The two postal employees thought quickly on their feet, and in one fell swoop tackled the problem of surplus mail and created a new legal precedent just by sending a few mail trucks downtown. And that makes Lou and his employee great representations of postal workers. They have heart, and while they toil ceaselessly in the background, they have real world effects on people all over the country.
WORST FEDS: Walter Peck, EPA, “Ghostbusters” (Stephen Losey)
The third act of “Ghostbusters” kicks into gear when EPA employee Walter Peck storms into their fire station headquarters and — over the Ghostbusters’ vehement objections — shuts down the containment grid housing hundreds of angry, captured ghosts. The facility explodes and unleashes the ghosts, setting in motion a process that brings the demon Gozer the Gozerian to the Upper West Side of Manhattan and nearly ends the world. After the Ghostbusters defeat Gozer, the liquified remnants of the Stay Puft Marshmallow Man rain down, drenching Peck in gallons of white goo.
The tragedy of Walter Peck is that he is absolutely right. While we all love Bill Murray, would you want him carrying an unlicensed nuclear accelerator on his back around your children’s schools? (Especially one that could cause total protonic reversal. That’s bad.) The Ghostbusters’ headquarters appears to be highly unregulated and nowhere near up to code. It houses an experimental laser containment grid in a densely-populated neighborhood (albeit one that is compared to demilitarized zone), that appears to have few — if any — failsafe mechanisms.
While Peck is undoubtedly responsible for shutting off the grid’s power, one has to wonder what would happen if, say, an earthquake or Sandy-spawned flood were to cause a power outage to the Ghostbusters’ headquarters. It’s perfectly reasonable for the EPA to be concerned that New York may constantly be one blackout away from Judgment Day.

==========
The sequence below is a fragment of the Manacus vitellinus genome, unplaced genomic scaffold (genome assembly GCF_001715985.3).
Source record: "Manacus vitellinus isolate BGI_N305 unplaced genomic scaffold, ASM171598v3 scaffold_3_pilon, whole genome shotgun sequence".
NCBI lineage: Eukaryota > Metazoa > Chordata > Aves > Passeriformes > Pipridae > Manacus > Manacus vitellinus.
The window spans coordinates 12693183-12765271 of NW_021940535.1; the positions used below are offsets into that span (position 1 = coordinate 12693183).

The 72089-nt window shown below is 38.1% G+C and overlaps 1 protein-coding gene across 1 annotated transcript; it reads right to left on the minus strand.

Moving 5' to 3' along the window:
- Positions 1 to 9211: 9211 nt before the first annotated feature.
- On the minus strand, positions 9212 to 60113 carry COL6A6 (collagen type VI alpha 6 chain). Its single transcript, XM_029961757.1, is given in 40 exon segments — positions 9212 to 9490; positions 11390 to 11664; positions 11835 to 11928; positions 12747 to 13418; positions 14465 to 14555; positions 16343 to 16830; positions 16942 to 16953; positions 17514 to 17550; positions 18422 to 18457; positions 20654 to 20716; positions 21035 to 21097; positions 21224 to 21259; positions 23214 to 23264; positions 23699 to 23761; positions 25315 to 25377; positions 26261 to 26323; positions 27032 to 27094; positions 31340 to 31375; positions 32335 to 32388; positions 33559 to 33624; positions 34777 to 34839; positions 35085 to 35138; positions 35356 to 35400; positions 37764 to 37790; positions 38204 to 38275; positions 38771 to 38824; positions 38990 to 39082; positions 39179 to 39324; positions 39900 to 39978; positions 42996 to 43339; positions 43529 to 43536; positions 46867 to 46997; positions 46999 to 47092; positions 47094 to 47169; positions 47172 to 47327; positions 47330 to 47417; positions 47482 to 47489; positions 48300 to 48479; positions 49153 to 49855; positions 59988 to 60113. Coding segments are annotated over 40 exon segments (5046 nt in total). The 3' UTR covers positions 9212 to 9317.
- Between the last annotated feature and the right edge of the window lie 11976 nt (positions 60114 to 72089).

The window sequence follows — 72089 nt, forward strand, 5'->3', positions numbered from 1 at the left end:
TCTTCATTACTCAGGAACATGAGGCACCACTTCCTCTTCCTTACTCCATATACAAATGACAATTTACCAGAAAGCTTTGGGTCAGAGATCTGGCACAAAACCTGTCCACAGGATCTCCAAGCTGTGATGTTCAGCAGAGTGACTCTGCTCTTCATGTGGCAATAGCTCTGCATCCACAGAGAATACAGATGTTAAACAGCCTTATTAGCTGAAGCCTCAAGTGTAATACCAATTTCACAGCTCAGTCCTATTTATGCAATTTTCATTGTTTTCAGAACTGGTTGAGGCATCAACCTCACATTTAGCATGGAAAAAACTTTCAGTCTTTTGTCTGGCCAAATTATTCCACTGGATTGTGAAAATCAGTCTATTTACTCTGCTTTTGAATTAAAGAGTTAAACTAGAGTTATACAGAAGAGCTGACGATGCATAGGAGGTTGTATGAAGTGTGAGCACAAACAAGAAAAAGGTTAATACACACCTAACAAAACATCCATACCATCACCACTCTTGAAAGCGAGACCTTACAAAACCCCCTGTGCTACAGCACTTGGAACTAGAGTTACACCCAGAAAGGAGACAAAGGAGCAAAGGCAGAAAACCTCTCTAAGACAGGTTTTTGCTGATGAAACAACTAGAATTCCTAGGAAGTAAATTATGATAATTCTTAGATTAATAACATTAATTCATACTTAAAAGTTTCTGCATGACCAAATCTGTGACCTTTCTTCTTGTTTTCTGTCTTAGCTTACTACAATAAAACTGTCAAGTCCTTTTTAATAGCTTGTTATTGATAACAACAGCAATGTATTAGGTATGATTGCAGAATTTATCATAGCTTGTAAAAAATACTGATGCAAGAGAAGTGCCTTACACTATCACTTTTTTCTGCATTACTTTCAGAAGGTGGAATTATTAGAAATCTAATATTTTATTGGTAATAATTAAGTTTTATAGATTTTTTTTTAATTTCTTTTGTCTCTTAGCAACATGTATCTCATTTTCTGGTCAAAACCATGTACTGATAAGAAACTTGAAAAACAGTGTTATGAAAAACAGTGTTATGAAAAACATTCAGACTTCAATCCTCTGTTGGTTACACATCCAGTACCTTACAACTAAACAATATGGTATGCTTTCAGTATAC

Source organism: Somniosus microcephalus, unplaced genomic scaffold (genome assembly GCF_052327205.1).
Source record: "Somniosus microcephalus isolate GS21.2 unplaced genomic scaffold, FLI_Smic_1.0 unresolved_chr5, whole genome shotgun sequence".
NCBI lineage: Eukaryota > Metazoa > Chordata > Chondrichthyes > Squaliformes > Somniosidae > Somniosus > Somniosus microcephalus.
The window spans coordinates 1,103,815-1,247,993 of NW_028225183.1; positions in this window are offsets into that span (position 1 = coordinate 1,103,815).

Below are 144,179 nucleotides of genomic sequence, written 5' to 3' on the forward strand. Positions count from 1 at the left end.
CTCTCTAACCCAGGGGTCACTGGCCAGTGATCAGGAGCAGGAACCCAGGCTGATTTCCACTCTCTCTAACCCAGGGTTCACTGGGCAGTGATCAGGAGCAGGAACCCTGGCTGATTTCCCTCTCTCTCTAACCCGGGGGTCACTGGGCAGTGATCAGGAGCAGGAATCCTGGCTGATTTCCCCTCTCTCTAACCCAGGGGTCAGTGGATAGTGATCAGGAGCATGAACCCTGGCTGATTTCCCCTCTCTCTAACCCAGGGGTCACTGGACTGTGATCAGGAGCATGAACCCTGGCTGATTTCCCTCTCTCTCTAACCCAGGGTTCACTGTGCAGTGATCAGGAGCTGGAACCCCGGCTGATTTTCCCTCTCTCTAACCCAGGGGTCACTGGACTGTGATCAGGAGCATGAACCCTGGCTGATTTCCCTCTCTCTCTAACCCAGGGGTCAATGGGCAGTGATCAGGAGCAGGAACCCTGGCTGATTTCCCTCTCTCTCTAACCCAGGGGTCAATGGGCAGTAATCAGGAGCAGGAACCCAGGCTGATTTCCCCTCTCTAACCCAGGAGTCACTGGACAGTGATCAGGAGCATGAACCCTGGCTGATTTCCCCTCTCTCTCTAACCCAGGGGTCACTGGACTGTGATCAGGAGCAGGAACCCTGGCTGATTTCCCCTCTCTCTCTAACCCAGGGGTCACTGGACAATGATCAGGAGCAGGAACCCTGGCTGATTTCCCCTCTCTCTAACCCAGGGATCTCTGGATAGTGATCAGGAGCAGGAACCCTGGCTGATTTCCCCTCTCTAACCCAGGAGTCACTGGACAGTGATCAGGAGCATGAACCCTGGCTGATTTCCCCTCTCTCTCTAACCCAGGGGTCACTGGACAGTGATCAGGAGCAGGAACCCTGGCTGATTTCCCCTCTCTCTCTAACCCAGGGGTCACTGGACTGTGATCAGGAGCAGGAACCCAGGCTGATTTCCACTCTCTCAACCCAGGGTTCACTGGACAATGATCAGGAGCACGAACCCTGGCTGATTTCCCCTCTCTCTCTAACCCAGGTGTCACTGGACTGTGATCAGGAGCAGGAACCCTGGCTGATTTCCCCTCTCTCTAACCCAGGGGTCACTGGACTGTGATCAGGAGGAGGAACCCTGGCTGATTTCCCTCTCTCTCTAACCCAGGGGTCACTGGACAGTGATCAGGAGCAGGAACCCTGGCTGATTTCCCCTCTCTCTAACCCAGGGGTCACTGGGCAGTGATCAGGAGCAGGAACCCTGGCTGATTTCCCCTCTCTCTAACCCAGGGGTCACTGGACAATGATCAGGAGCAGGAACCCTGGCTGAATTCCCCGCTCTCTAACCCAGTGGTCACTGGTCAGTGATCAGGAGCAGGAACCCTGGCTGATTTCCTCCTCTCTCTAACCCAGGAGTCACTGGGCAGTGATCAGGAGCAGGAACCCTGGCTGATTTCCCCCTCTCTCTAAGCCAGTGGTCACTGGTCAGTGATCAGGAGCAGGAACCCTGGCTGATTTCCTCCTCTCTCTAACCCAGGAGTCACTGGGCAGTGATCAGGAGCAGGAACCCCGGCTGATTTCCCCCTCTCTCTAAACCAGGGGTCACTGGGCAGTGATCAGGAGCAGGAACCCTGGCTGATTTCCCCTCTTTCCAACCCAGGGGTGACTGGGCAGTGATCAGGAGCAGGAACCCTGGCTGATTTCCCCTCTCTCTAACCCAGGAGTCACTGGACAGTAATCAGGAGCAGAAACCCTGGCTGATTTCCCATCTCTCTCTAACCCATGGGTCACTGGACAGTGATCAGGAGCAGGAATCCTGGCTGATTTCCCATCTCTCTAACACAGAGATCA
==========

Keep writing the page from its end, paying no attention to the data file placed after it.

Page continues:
But the haughty, condescending Peck goes about his business in the worst possible way. He takes Peter Venkman’s insults far too personally and is provoked into a fistfight by comments about his manhood, abandoning any shred of the objectivity crucial for a public servant to do his job. Peck is too willing — eager, even — to resort to physical violence, at one point urging a New York cop to shoot Venkman over a petty comment. He blithely commands a ConEd man to shut down the grid, without even considering what the consequences might be. And he has to be cajoled into showing basic courtesies, such as saying “Please.”
While the Ghostbusters have no doubt committed at least a half-dozen environmental violations, Peck’s behavior only reinforces the worst stereotypes of federal regulators: That they impose their will on small business owners without considering the real-world effects. Had he not been so hotheaded and instead pursued the EPA’s complaints in a reasonable fashion, the conflict could have been resolved without nearly destroying Manhattan. Walter Peck is an awful federal employee, and gives EPA employees nationwide a bad name.